The idea here is that as the number of voters increases, polls of likely voters become less accurate and polls of registered voters become more accurate. In this case, polls of registered voters showed a tighter race than the LV polls we usually pay attention to.

The Hispanic vote

A point many have remarked upon which seems to have had an impact in Florida and in Texas especially. Trump just did better with minority voters than anyone expected. There were some late surveys that suggested this was happening and that made Democrats very nervous but pollsters seem to have missed this possibility for most of the race.

To wrap this up I just want to return to my contention that polling wasn’t merely bad this year it was bad in ways that shaped the race it was supposedly reflecting. I think you can at least argue that the first three points above boil down to the idea that Democrats saw pollsters as friends while Republicans saw them as enemies. Dems were eager to talk and Republicans were the opposite. And instead of correcting for this, the pollsters and the media kept amplifying it. Democrats were predicting a blue wave and in fact what we had was a razor thin race for President, Republicans holding the Senate (at least probably) and gaining as many as 10 seats in the House.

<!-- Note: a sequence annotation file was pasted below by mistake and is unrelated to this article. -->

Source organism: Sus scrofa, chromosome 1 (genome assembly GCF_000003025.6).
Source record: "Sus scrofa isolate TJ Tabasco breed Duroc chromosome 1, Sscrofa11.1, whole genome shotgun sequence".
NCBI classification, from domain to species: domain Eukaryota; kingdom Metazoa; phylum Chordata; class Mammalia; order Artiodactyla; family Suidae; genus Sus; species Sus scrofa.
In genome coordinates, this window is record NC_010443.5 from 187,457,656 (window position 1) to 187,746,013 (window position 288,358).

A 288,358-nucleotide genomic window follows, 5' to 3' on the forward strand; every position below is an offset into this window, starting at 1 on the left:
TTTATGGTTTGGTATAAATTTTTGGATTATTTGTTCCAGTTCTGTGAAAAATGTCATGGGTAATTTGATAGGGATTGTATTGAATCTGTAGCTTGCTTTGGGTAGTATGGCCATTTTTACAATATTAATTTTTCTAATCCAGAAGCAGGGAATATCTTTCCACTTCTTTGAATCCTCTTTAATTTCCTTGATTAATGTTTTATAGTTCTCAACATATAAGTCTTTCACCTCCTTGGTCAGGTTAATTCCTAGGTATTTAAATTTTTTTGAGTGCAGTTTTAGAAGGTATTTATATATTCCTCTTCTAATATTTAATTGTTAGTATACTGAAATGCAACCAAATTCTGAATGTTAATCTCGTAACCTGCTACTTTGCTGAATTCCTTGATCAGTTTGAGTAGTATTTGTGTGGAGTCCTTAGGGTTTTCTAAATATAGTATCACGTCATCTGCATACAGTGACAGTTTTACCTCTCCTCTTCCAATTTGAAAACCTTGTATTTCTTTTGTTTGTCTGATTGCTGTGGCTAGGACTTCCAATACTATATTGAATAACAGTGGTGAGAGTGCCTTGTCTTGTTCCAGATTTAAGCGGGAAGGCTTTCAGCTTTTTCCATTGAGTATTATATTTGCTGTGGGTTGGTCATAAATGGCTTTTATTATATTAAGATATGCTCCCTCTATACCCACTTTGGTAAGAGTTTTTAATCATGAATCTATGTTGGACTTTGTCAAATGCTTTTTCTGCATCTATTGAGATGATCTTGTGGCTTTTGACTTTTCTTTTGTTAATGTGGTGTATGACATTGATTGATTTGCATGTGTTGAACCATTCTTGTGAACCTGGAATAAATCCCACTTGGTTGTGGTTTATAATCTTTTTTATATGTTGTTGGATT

Yesterday Allahpundit argued the opposite point, i.e. polls were as likely to make Democrats complacent as they were to make Republicans discouraged. He pointed to this Huff Post piece which suggested Democrats may have lost the Senate in part because the GOP and independents at some point stopped being willing to cross party lines.

GOP internal polling showed that as voters across the board became more aware Biden was likely to win the presidency in the final weeks, it became harder for Democratic candidates to win over the Republicans and conservative-leaning independents they needed to win. The chance to compete slipped away from Democrats in Kansas and Montana. Greenfield’s advantage over Ernst in Iowa ― one poll showed the Democrat winning 10% of Trump voters ― evaporated.

Maybe it’s true that the GOP held the Senate, at least in part, because GOP and independent voters became less persuadable. But if so, the paragraph suggests the turning point was the assumption that Trump was going to lose. Where did this come from? From the polls of course.

I think this suggests that as Republicans became convinced Trump was going to lose (polls showed Biden winning nationally by +10) they decided to at least hold the Senate.

It’s hard to know what would have happened if polls hadn’t been so wrong. Maybe the GOP wouldn’t have held the Senate. Then again, maybe they wouldn’t have become discouraged about Trump and they’d have held the White House.

Elections happen at the margins and in this case several states were decided by a few thousand votes. Ultimately it’s a counterfactual and we can’t ever really know how it might have gone. But I think there’s at least some evidence the GOP was beaten down a bit by the polls and not much indication Democrats were complacent.